Saturday, July 30, 2011

Locusts, Social Networking, and a Novel

"The locusts have no king, yet they go forth all of them by bands." So says Proverbs 30:27, which Dawn Powell took as epigraph, and from which she took the title of her novel The Locusts Have No King.

The Association for Computing Machinery's "TechNews" mailing for Wednesday July 20, included an item with the heading "Swarms of Locusts Use Social Networking to Communicate," which item linked to one of the same name at the Institute of Physics. This did not mean, I found, that the locusts are inflating Facebook's user counts, rather that the social interactions of locusts tend to align their direction of travel. The longer article included the curious paragraph
Locusts rely heavily on swarming as they are in fact cannibalistic. As they march across barren deserts, locusts carefully keep track of each other so they can remain within striking distance to consume one another – a cruel, but very efficient, survival strategy.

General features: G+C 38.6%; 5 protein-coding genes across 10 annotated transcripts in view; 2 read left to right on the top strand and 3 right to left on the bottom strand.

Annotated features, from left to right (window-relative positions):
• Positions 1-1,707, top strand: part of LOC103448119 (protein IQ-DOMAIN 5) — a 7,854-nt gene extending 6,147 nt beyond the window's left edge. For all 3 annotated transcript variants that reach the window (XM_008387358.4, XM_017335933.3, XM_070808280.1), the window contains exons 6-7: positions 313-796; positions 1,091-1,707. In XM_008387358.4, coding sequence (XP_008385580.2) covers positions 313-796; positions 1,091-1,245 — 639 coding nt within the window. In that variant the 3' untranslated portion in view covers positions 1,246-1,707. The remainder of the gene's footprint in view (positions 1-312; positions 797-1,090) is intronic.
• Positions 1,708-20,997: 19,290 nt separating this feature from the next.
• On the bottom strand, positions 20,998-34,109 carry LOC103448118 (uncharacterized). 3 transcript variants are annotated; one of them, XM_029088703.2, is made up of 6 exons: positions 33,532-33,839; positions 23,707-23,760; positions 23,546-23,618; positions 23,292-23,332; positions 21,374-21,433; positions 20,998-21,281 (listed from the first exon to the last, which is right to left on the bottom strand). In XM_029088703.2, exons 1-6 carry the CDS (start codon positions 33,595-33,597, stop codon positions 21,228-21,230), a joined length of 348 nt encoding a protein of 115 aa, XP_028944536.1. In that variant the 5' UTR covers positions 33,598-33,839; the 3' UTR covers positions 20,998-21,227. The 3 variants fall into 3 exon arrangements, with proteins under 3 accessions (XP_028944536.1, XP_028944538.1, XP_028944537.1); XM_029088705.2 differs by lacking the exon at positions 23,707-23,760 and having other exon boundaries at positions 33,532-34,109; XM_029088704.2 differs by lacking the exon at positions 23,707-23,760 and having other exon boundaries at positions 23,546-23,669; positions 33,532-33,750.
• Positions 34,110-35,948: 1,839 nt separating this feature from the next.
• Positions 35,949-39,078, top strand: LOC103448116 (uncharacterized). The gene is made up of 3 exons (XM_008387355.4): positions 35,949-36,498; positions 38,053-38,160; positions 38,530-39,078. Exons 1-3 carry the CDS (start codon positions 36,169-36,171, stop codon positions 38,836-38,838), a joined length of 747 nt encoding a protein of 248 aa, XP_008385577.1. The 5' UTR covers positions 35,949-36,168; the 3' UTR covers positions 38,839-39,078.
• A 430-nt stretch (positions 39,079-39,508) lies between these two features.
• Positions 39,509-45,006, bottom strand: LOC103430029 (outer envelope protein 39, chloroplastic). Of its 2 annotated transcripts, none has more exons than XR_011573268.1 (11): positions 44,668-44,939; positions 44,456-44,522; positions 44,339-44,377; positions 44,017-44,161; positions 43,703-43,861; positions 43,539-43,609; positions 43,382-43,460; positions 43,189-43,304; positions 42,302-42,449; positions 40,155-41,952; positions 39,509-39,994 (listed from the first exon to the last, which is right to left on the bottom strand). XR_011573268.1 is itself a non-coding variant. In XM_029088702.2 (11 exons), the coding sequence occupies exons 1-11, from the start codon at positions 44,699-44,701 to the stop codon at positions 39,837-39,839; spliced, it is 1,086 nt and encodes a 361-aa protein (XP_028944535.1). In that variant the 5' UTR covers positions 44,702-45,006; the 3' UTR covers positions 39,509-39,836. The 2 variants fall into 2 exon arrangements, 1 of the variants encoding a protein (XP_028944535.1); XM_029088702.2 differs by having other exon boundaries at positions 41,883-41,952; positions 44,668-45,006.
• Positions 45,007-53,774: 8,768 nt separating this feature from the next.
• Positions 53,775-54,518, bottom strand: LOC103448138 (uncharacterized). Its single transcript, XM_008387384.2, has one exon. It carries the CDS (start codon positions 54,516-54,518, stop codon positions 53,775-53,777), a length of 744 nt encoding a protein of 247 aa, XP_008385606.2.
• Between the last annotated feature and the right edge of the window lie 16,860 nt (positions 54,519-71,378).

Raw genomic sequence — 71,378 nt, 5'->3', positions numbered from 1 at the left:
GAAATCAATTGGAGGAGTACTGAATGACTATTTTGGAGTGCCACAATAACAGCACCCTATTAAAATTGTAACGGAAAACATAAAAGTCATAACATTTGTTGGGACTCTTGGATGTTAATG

The characters of Powell's novel are not quite that ruthless, though quite a few will not let scruples or obligations stand in the way of their path to money, notoriety, or pleasure. Her New York is a few acres of Manhattan,at the last mid-century, most of her characters involved one way or another with publishing--writers, publishers, advertising agents, artists and commercial artists. It is a world she must have known inside out, and her picture of it convinces. Her most obnoxious women characters have a quality that bring to mind one of  Samuel Butler's argument for female authorship of the Odyssey: no man would have treated the maids that brutally.

The novel does show aspects of what the Institute of Physics means by social networking. The lonely scholar Frederick is oddly assured by Dodo's promiscuity: that so many men have wanted her suggests that his appetite is sound. The students at the Institute for Cultural Foundations learn to discuss books and plays in the light of newspaper reviews, and resent anyone who bothers to read or view for himself and take a different view. A playwright likens the city's drama critics to "an old married couple; they had lived together so long they looked and thought alike ..."


1 comment:

  1. I wonder how evolutionary forces work with locusts - you'd have thought the gimlet-eyed eaters would always be surviving and the slow-witted eatables dying out, until there was nothing left but twitching-eyed sorts who never turn their back for an instant.